The board appoints an advisory committee affiliated to the institution that shall have no fewer than ten and no more than fifteen members. The director shall propose members.
The Advisory Committee shall contribute with information, advice and input to the work of the institution.
The Advisory Committee shall consist of members from civil society organizations, academia or other particularly qualified professional groups, the Parliamentary Ombud for Scrutiny of the Public Administration, the Ombudsperson for Children, the Equality and Anti-discrimination Ombud and other particularly affected public institutions. At least one member shall have special knowledge of Sami issues.
The director convenes and chairs the meetings of the Advisory Committee.
Section 10. Assistance from public authorities for the national institution
Public authorities and other parties that carry out tasks on behalf of the government administration shall provide such assistance as is necessary to enable the Norwegian Human Rights Institution to discharge its functions under this Act.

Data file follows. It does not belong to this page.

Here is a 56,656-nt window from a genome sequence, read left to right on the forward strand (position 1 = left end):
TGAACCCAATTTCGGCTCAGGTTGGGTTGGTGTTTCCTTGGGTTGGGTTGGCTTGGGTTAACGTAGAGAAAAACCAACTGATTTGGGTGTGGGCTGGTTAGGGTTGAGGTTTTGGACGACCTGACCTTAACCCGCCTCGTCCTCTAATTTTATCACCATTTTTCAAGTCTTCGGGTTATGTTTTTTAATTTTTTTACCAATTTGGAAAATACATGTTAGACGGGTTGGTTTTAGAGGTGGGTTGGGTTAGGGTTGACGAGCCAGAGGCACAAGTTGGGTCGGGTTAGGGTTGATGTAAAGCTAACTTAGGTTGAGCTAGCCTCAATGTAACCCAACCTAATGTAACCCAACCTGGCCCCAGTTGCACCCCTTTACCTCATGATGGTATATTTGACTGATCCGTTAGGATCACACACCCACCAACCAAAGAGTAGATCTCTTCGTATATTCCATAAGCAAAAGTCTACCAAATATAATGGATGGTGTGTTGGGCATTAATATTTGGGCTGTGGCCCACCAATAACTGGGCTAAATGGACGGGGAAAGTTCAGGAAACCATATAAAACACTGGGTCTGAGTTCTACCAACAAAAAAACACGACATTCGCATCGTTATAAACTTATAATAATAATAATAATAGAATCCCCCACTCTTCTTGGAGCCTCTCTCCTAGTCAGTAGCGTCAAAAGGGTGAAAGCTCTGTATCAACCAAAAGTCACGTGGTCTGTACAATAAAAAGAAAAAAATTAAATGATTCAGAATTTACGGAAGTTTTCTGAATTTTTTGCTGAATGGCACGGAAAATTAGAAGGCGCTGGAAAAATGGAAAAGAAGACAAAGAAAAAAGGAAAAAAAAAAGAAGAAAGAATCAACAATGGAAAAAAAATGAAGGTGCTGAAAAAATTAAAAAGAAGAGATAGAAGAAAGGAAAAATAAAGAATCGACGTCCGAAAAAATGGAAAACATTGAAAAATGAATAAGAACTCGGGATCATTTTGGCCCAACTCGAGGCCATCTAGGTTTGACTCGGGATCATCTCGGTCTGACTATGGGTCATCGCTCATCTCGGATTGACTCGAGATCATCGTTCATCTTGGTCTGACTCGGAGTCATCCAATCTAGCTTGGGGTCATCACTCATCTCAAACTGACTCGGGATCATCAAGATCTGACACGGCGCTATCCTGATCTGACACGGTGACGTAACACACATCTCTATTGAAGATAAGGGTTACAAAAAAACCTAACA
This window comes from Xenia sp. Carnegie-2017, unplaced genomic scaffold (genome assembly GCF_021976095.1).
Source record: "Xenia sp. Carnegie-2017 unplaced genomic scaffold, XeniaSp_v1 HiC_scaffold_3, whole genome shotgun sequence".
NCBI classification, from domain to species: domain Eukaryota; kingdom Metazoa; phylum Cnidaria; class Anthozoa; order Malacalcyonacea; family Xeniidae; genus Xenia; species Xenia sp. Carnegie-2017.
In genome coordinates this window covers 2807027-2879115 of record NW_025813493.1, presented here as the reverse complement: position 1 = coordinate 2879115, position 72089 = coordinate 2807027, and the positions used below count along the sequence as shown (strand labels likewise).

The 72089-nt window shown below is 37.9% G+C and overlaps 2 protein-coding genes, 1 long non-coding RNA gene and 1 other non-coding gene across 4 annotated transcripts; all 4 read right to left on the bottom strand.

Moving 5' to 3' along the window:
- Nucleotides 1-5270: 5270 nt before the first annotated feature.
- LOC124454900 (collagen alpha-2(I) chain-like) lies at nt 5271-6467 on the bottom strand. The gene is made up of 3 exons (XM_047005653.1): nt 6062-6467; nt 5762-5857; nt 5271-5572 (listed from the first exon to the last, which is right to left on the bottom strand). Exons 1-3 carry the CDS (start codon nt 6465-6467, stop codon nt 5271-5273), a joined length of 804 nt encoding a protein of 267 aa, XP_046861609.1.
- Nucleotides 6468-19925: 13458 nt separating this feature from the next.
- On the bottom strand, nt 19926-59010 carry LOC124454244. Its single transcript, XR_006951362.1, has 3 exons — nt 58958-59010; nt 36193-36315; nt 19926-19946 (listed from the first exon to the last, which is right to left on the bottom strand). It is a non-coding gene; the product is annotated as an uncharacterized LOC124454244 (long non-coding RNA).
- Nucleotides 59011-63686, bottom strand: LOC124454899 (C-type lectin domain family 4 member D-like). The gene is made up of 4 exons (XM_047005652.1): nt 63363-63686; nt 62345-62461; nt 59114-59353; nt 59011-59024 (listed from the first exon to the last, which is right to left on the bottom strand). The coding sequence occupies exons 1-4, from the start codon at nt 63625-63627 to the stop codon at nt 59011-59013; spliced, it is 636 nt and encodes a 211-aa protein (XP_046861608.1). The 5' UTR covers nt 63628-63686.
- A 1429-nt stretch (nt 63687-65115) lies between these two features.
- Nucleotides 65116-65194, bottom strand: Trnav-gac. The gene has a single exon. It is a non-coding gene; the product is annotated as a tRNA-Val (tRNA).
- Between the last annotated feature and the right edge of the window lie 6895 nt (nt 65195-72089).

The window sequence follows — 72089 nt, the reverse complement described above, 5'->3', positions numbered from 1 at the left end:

Section 11. Right of access to documents
Anyone may require access to the institution’s case documents, journals and similar registers. The provisions of the Freedom of Information Act and associated regulations apply correspondingly, to the extent applicable. Documents exchanged between the Storting and the institution, and which relate to the institution’s budget and internal administration, may be exempted from public disclosure.
Chapter II of the Archives Act, with the exception of sections 7 and 8, applies to the institution’s activities. Associated regulations apply as far as they are appropriate.
The director, or a person authorised by the director, shall decide whether a document is to be wholly or partly exempt from public access. Such decisions can be appealed to the board.